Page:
Star Trek: The Next Generation
"Force of Nature"
Air date: 11/15/1993
Written by Naren Shankar
Directed by Robert Lederman
Review by Jamahl Epsicokhan
The Enterprise ventures into a corridor of space in search of a missing Starfleet vessel but instead finds a disabled Ferengi ship, then later a debris field that's actually a trap used to disable the Enterprise. It was set by the inhabitants of a nearby planet used to raise awareness; two of their scientists, Rabal (Michael Corbett) and Serova (Margaret Reed), claim the cumulative use of warp drive in this narrow corridor is causing irreversible damage to their space and planet. Also, there's a lot of dialogue about Data's cat.
Structurally, "Force of Nature" is about as inelegant as it gets. For the first half of the episode we essentially have a B-story where Data and Geordi crawl around Jeffries tubes and talk about Spot the Goddamn Cat. This material is so clearly padded (and then abandoned) that I'm pretty convinced the writers realized they didn't have enough story to fill the hour and so they tried to turn what should've been the teaser (and absolutely nothing more) into 10 minutes of irrelevant subplot. Then we get the disabled Ferengi ship, which is ham-handed to say the least (the Ferengi captain is a hostile idiot who makes threats and wild accusations despite any evidence and his inferior position that's completely at Picard's mercy) — and again, is dropped so soon after it's introduced that it feels like filler.
Finally we get the meat of the story with the alien scientists, who are desperate to prove theories that have been skeptically received for years, which is that warp drive is damaging their space. When it doesn't look like Serova is getting the immediate response she wants from the Federation, she pilots her ship into the rift and breaches the warp core, killing herself in a radical demonstration that opens a spatial rift that (sort of) proves she was correct. Serova does this despite the fact that Picard was fully prepared to take her recommendation to Starfleet, whom we have no reason to believe won't take it seriously. Serova is, in short, the story's dramatic catalyst, but not a particularly believable one. There are some okay scenes in the wake of this, including Geordi navel-gazing and his conversations with the reasonable Rabal, brother of the late, radical Serova.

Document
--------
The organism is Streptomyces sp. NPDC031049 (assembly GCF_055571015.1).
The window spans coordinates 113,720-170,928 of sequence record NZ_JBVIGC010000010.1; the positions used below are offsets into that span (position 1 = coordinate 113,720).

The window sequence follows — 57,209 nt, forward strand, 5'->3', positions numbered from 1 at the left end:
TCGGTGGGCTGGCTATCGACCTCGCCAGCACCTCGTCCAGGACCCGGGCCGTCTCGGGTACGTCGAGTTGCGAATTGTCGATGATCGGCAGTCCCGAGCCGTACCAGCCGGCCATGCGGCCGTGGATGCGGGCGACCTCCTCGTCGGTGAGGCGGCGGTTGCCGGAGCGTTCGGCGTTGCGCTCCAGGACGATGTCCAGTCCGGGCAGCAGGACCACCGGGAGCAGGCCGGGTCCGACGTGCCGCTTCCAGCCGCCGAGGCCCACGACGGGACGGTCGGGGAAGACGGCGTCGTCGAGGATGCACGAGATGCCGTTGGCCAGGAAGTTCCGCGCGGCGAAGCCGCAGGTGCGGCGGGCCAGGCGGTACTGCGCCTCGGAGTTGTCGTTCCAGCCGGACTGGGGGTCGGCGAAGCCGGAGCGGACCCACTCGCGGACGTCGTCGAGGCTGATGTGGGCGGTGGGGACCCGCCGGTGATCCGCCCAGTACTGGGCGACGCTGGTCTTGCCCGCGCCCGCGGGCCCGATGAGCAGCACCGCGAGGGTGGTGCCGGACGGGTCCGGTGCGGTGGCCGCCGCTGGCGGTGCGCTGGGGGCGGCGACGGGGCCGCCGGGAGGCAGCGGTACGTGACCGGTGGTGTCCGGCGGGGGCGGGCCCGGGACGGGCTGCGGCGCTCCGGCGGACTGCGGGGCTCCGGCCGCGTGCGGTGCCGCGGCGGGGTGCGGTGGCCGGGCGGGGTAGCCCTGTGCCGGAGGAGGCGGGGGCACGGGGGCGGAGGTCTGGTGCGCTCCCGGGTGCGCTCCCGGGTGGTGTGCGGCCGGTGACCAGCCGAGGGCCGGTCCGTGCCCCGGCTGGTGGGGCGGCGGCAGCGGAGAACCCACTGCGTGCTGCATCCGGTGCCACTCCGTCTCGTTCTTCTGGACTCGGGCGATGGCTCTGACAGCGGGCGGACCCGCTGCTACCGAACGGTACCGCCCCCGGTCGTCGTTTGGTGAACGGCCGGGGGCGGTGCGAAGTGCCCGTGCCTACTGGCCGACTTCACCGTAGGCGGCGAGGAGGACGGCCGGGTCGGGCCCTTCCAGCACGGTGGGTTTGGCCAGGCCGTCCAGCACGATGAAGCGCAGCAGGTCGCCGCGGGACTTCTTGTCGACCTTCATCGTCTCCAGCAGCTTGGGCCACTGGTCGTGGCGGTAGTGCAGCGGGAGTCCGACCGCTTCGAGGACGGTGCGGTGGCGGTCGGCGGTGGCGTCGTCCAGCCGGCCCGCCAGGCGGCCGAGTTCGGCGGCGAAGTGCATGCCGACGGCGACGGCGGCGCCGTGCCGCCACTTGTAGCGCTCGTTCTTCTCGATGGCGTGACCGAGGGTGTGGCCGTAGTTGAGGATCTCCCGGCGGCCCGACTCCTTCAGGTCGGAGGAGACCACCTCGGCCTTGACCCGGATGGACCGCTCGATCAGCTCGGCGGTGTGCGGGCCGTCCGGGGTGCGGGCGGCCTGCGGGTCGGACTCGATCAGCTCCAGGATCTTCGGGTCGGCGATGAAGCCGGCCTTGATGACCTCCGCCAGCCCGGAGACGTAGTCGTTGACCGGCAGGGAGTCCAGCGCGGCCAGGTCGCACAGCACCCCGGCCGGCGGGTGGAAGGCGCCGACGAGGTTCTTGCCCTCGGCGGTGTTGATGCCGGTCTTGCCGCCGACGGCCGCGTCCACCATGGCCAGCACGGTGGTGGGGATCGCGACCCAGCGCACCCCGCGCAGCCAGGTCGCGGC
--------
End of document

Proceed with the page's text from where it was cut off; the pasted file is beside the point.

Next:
The last act, in which the Enterprise must enter and escape the rift to rescue the survivors of the missing ship, drowns in a morass of who-cares technobabble. It makes you realize just how bored this kind of rote recitation of jargon must make the actors. It's action of the most thankless kind, where the camera shakes while people urgently yell out jargony jargon words, and it's supposed to be exciting, but it really is not. Better, but not good, is the heavy-handed final scene in the conference room, where we get the fallout from the revelation that warp drive might actually be causing damage to some areas of space. (The story is sketchy on the details, so as to not lock Star Trek into a situation where one can't trek the stars.)
This is a Trekkian Message Show with themes delivered with the subtlety of a sledgehammer. The real-world corollaries might register as topically relevant if they weren't so laughably obvious in their delivery. To summarize: warp travel is equivalent to carbon emissions, which is causing damage to space, with the long-term devastating environmental effects being equivalent to global warming. I will say that this is not one of Trek's more enlightening or effective allegories. (The Federation's immediate short-term precautionary solution is to institute a speed limit of warp 5, which comes across as more silly than anything.) The one irony I will note, writing this 19 years after "Force of Nature" aired, is the sad state of where the issue of global warming has since ventured in America — with accepted science being pathetically reframed as debate by absurd and shortsighted economic/political denial.
Come to think of it, the fact that the Federation enacts a speed limit immediately after the events of this episode says something when you consider what we haven't done to address carbon emissions and other ecological problems in the 19 years since this episode aired. Perhaps this episode is the ultimate allegory of indictment, meant to be analyzed decades after it was made! Now there's a concept!
Okay, or not.